basket case


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Slang for a patient with a dread disease or terminal illness; it now usually refers to one with a hopeless psychological condition, but was first used to refer to physical injuries, specifically as a macbre term quadruple amputees during World War I

basket case

Train wreck Vox populi A derogatory term for a Pt with a dread disease or a terminal illness; a person to be pitied
References in periodicals archive ?
Nigel Havers and the semi-conscious Toby in Basket Case
So much so I left humming Basket Case - which made me feel a bit like one.
Sometimes it works well for the company, but the individual becomes a basket case.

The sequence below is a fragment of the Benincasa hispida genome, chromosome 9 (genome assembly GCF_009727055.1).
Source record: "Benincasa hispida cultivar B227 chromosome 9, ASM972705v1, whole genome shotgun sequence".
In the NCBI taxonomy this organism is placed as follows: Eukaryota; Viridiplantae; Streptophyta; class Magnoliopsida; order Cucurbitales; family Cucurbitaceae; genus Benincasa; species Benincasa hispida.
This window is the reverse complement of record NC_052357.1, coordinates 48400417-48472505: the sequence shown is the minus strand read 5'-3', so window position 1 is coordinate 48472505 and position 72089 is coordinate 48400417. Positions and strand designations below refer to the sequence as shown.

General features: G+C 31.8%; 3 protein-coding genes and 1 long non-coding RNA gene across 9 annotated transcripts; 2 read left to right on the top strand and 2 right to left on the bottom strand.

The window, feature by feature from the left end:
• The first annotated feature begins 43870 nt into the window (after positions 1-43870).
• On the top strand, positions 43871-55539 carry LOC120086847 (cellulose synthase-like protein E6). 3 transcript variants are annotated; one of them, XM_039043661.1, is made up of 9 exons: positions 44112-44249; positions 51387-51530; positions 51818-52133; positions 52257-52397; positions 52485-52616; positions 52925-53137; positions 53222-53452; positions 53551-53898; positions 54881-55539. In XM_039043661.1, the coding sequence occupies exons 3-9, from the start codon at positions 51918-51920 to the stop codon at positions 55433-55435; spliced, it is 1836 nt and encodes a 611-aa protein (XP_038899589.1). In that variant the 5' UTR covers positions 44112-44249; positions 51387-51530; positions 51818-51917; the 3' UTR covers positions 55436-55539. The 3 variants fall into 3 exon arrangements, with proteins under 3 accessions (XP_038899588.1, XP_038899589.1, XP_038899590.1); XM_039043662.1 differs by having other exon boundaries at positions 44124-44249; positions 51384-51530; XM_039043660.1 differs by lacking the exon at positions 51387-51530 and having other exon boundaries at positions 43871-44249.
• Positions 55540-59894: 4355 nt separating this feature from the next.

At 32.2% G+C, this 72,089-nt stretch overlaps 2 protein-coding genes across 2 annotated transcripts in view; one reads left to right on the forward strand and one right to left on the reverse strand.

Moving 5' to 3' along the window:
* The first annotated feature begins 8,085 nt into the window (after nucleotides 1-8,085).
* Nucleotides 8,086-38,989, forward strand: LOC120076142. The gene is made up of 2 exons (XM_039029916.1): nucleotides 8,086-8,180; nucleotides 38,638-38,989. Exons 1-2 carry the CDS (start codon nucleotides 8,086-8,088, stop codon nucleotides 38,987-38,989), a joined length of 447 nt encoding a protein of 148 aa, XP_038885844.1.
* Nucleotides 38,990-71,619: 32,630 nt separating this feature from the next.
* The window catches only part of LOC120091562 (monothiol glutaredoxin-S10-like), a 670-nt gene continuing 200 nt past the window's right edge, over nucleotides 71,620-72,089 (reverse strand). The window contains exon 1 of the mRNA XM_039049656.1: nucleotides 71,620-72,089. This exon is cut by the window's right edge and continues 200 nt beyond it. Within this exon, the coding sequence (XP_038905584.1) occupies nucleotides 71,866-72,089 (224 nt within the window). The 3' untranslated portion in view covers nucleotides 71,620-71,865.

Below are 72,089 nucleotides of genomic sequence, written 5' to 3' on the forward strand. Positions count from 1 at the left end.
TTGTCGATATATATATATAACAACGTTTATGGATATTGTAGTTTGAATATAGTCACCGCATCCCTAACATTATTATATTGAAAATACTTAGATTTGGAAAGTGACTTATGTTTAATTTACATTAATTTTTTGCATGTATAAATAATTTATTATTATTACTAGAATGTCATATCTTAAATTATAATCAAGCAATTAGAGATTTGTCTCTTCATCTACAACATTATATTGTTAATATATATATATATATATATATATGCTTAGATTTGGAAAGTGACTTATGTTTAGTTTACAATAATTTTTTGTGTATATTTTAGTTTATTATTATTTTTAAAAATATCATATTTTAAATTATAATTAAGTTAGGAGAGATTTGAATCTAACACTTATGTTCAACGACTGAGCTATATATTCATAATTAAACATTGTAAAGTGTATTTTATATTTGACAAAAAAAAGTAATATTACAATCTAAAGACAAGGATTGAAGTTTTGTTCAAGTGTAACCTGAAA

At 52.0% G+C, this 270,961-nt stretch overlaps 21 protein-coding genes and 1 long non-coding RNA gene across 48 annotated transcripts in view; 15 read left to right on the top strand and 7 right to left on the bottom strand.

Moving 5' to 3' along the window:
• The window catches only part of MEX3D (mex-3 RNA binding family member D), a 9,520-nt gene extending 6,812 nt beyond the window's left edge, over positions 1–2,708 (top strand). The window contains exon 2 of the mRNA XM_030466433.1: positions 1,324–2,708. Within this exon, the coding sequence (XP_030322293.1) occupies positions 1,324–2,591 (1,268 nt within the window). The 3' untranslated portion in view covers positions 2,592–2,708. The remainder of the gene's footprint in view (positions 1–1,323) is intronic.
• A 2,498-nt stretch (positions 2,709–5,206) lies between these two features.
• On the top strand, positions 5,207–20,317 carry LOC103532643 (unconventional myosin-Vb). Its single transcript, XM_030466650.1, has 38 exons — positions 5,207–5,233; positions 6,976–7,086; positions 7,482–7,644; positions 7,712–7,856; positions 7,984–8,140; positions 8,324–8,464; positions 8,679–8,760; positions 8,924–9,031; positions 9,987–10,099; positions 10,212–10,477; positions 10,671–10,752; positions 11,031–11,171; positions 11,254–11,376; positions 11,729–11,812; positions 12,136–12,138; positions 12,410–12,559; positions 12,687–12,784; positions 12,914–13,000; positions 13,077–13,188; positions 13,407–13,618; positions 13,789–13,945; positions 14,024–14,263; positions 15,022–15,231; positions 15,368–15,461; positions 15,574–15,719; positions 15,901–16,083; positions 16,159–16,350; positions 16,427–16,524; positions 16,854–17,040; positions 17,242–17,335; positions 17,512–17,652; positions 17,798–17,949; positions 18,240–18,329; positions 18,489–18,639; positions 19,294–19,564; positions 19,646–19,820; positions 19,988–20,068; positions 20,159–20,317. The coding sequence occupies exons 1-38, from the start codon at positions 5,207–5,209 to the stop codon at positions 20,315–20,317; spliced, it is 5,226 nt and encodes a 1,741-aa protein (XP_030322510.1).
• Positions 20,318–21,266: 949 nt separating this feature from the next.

ADVENTURER Jonathan Trappe insists he's no basket case as he attempts to fly the Atlantic suspended under 365 party balloons.
Had we enjoyed the Euro we would now be another basket case like Greece.
Not only is he 45 minutes away from taking the stage at the Arts Theatre in Cambridge, he's not even in the building, and is yet to negotiate my interrogation about his new play Basket Case which opens in Cardiff this week.
Cllr Storey said: "Go back to the 1980s and 1990s and Liverpool was seen as a basket case.
Peter Harrison claims that the WBO featherweight champion will be ready to return to the ring within the next four months after insisting yesterday: "My son isn't a basket case.
Leonardo DiCaprio's Hughes was a basket case, inexorably set on a downward spiral into obsessive-compulsive isolation.
Here we have an airline which is probably the greatest basket case in Europe and has lost money for 39 of the last 40 years.
About the surest prediction one can make is that the journey from economic basket case to a free-market-style system will be long, tough and uncertain, according to interviews with Wharton faculty and others.